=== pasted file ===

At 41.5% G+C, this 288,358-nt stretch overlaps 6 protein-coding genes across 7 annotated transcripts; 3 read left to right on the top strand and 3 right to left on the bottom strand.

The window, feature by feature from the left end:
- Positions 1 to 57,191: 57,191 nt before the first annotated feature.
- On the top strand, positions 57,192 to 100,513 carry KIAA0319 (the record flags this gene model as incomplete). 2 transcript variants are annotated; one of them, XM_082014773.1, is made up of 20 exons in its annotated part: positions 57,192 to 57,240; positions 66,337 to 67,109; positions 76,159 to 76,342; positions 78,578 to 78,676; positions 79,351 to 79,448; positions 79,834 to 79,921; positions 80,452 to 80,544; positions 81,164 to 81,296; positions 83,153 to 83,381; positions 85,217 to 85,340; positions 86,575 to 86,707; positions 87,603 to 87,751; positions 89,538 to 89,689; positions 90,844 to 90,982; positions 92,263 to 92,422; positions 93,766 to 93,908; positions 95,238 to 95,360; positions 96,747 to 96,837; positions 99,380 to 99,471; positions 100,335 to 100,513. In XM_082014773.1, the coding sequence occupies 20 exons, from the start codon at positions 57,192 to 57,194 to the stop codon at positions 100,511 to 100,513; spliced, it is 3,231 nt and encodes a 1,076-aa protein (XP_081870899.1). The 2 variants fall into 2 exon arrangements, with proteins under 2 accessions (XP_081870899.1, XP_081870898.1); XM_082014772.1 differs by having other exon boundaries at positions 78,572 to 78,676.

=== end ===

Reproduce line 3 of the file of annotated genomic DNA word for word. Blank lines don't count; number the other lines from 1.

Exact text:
- Positions 1 to 57,191: 57,191 nt before the first annotated feature.